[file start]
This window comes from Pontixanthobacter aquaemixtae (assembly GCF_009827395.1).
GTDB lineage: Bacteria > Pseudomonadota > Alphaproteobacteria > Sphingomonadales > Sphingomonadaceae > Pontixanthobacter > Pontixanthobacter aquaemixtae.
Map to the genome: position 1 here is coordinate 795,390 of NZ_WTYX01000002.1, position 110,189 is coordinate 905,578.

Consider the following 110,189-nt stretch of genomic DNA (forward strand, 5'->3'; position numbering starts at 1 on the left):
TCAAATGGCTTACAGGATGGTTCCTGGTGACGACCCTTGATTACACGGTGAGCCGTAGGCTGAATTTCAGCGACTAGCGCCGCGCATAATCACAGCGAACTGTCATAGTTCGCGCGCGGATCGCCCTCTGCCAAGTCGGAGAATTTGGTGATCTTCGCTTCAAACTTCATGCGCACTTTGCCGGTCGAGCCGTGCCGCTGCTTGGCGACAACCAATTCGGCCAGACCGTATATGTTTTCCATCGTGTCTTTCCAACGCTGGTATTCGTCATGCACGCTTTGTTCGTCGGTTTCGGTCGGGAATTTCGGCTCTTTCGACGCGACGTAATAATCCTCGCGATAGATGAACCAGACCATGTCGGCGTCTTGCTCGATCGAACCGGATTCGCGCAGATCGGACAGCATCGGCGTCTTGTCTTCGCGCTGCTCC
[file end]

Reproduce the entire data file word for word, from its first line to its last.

This window comes from Pontixanthobacter aquaemixtae (assembly GCF_009827395.1).
GTDB lineage: Bacteria > Pseudomonadota > Alphaproteobacteria > Sphingomonadales > Sphingomonadaceae > Pontixanthobacter > Pontixanthobacter aquaemixtae.
Map to the genome: position 1 here is coordinate 795,390 of NZ_WTYX01000002.1, position 110,189 is coordinate 905,578.

Consider the following 110,189-nt stretch of genomic DNA (forward strand, 5'->3'; position numbering starts at 1 on the left):
TCAAATGGCTTACAGGATGGTTCCTGGTGACGACCCTTGATTACACGGTGAGCCGTAGGCTGAATTTCAGCGACTAGCGCCGCGCATAATCACAGCGAACTGTCATAGTTCGCGCGCGGATCGCCCTCTGCCAAGTCGGAGAATTTGGTGATCTTCGCTTCAAACTTCATGCGCACTTTGCCGGTCGAGCCGTGCCGCTGCTTGGCGACAACCAATTCGGCCAGACCGTATATGTTTTCCATCGTGTCTTTCCAACGCTGGTATTCGTCATGCACGCTTTGTTCGTCGGTTTCGGTCGGGAATTTCGGCTCTTTCGACGCGACGTAATAATCCTCGCGATAGATGAACCAGACCATGTCGGCGTCTTGCTCGATCGAACCGGATTCGCGCAGATCGGACAGCATCGGCGTCTTGTCTTCGCGCTGCTCC